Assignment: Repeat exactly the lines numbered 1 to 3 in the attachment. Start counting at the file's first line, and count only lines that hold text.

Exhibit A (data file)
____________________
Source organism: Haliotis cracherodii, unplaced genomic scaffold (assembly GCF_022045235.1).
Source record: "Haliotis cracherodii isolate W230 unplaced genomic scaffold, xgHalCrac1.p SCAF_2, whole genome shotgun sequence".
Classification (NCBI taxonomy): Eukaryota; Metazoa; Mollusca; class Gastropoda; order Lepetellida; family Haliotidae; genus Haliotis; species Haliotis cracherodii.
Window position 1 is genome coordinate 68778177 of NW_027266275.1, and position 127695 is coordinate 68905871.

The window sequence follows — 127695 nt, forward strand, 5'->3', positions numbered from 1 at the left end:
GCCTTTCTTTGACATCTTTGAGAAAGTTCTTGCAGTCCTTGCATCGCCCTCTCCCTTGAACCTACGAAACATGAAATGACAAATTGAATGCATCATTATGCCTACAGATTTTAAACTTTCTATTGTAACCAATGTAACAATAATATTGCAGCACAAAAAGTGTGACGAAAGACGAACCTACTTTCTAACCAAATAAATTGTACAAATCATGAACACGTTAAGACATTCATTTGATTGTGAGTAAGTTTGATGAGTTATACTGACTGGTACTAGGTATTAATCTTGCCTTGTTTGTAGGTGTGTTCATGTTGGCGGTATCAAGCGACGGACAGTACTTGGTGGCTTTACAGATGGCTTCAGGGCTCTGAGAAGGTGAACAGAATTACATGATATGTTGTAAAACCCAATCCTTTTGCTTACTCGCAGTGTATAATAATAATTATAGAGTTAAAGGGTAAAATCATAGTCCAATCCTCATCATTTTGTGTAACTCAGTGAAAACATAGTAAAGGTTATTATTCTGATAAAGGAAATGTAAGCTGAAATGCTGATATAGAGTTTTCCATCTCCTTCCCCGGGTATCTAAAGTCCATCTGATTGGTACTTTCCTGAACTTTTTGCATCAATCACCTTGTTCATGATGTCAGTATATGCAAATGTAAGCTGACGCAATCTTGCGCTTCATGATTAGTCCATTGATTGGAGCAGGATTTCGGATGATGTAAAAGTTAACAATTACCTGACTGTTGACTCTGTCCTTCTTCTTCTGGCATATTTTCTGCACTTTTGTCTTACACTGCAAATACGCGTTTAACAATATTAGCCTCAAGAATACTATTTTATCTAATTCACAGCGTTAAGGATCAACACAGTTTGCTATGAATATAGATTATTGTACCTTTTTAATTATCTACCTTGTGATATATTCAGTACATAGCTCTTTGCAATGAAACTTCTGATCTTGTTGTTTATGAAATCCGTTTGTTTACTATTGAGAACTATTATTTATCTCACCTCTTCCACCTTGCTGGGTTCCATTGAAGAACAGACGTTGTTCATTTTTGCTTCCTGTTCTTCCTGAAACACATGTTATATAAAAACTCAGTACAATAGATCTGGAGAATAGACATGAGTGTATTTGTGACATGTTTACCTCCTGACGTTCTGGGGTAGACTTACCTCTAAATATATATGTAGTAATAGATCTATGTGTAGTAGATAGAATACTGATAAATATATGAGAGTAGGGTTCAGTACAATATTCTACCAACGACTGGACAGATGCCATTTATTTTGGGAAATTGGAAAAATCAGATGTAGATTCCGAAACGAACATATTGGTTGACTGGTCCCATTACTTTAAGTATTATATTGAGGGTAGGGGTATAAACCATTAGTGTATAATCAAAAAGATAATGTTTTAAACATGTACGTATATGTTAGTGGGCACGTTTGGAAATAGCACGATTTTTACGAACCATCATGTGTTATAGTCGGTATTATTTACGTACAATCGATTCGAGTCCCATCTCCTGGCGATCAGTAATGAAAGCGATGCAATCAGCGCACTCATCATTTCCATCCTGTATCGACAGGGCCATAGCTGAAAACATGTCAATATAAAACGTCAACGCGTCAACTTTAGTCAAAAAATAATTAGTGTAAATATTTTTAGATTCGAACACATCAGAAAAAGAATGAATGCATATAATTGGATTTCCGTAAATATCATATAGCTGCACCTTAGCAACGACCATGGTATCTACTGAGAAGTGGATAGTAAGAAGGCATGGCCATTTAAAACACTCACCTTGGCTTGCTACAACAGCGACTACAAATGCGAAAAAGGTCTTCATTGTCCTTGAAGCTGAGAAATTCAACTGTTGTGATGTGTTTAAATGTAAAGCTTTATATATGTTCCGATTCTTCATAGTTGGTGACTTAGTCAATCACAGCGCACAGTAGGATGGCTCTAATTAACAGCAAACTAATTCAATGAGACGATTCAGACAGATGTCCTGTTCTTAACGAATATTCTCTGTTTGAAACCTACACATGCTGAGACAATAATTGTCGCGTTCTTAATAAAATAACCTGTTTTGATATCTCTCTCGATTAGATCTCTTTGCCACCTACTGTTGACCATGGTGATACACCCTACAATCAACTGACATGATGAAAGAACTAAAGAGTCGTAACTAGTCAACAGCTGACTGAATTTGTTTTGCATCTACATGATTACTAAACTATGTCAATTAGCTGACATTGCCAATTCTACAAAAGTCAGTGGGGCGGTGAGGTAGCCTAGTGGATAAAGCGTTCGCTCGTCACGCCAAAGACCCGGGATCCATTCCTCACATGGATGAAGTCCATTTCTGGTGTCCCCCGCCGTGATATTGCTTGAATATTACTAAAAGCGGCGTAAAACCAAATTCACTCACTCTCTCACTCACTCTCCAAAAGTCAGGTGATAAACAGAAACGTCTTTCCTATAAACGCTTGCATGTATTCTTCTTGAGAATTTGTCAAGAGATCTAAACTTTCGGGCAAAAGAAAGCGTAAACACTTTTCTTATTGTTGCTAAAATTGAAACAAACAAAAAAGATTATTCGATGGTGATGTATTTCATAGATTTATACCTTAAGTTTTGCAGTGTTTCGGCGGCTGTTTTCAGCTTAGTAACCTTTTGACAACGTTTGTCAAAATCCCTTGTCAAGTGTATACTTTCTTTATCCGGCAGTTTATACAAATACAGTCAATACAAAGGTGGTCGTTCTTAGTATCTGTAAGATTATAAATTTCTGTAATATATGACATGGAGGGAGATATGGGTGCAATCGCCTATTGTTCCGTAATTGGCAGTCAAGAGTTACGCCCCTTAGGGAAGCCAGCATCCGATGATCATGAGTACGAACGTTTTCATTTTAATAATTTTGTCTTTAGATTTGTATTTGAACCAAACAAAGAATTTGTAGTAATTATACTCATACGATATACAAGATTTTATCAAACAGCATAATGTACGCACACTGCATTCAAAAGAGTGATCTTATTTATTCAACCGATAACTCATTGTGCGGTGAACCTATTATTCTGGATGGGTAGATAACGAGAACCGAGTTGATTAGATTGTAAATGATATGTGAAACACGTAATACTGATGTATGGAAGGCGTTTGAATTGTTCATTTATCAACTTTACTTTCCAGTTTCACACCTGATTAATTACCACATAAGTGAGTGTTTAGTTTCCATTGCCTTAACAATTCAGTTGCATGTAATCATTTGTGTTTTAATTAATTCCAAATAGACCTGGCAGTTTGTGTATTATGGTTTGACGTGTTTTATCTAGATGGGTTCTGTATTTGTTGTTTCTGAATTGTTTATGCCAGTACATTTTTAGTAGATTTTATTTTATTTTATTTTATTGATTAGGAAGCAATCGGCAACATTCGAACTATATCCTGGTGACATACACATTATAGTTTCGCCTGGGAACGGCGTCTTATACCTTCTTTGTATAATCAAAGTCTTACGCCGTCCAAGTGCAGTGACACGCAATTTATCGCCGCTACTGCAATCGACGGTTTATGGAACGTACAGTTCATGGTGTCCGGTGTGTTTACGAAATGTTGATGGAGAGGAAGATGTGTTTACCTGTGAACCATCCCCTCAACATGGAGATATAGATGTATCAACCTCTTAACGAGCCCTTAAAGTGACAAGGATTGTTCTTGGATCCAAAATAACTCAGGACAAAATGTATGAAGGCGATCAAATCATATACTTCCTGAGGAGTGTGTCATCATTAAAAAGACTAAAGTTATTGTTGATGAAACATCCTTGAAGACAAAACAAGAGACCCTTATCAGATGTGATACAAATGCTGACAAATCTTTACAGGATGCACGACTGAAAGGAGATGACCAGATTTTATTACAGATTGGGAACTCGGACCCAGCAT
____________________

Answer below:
Source organism: Haliotis cracherodii, unplaced genomic scaffold (assembly GCF_022045235.1).
Source record: "Haliotis cracherodii isolate W230 unplaced genomic scaffold, xgHalCrac1.p SCAF_2, whole genome shotgun sequence".
Classification (NCBI taxonomy): Eukaryota; Metazoa; Mollusca; class Gastropoda; order Lepetellida; family Haliotidae; genus Haliotis; species Haliotis cracherodii.